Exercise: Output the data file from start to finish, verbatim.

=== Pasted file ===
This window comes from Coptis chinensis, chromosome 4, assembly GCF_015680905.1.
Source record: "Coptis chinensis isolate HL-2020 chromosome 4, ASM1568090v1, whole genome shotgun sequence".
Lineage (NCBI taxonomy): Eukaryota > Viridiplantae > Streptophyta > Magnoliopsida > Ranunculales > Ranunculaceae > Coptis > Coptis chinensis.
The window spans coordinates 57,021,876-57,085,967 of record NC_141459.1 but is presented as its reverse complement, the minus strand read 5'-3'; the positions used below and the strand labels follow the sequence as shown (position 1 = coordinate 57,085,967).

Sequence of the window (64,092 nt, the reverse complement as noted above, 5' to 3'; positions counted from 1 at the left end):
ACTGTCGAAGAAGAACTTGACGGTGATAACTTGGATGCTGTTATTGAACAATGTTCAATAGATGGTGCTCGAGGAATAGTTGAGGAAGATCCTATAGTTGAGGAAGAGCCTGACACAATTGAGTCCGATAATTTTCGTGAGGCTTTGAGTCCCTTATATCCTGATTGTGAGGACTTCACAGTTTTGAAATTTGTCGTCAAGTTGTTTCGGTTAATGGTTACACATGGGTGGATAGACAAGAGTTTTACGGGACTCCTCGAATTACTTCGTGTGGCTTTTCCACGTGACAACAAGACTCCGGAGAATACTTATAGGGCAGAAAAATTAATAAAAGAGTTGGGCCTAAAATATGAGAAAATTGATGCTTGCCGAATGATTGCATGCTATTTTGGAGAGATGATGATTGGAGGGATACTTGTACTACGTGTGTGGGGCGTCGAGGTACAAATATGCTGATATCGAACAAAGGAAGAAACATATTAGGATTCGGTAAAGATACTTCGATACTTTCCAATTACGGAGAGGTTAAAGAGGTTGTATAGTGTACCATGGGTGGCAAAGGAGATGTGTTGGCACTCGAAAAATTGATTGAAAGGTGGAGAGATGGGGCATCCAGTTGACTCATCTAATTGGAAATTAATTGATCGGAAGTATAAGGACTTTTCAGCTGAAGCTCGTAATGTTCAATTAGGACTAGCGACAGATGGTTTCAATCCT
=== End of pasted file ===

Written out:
This window comes from Coptis chinensis, chromosome 4, assembly GCF_015680905.1.
Source record: "Coptis chinensis isolate HL-2020 chromosome 4, ASM1568090v1, whole genome shotgun sequence".
Lineage (NCBI taxonomy): Eukaryota > Viridiplantae > Streptophyta > Magnoliopsida > Ranunculales > Ranunculaceae > Coptis > Coptis chinensis.
The window spans coordinates 57,021,876-57,085,967 of record NC_141459.1 but is presented as its reverse complement, the minus strand read 5'-3'; the positions used below and the strand labels follow the sequence as shown (position 1 = coordinate 57,085,967).

Sequence of the window (64,092 nt, the reverse complement as noted above, 5' to 3'; positions counted from 1 at the left end):
ACTGTCGAAGAAGAACTTGACGGTGATAACTTGGATGCTGTTATTGAACAATGTTCAATAGATGGTGCTCGAGGAATAGTTGAGGAAGATCCTATAGTTGAGGAAGAGCCTGACACAATTGAGTCCGATAATTTTCGTGAGGCTTTGAGTCCCTTATATCCTGATTGTGAGGACTTCACAGTTTTGAAATTTGTCGTCAAGTTGTTTCGGTTAATGGTTACACATGGGTGGATAGACAAGAGTTTTACGGGACTCCTCGAATTACTTCGTGTGGCTTTTCCACGTGACAACAAGACTCCGGAGAATACTTATAGGGCAGAAAAATTAATAAAAGAGTTGGGCCTAAAATATGAGAAAATTGATGCTTGCCGAATGATTGCATGCTATTTTGGAGAGATGATGATTGGAGGGATACTTGTACTACGTGTGTGGGGCGTCGAGGTACAAATATGCTGATATCGAACAAAGGAAGAAACATATTAGGATTCGGTAAAGATACTTCGATACTTTCCAATTACGGAGAGGTTAAAGAGGTTGTATAGTGTACCATGGGTGGCAAAGGAGATGTGTTGGCACTCGAAAAATTGATTGAAAGGTGGAGAGATGGGGCATCCAGTTGACTCATCTAATTGGAAATTAATTGATCGGAAGTATAAGGACTTTTCAGCTGAAGCTCGTAATGTTCAATTAGGACTAGCGACAGATGGTTTCAATCCT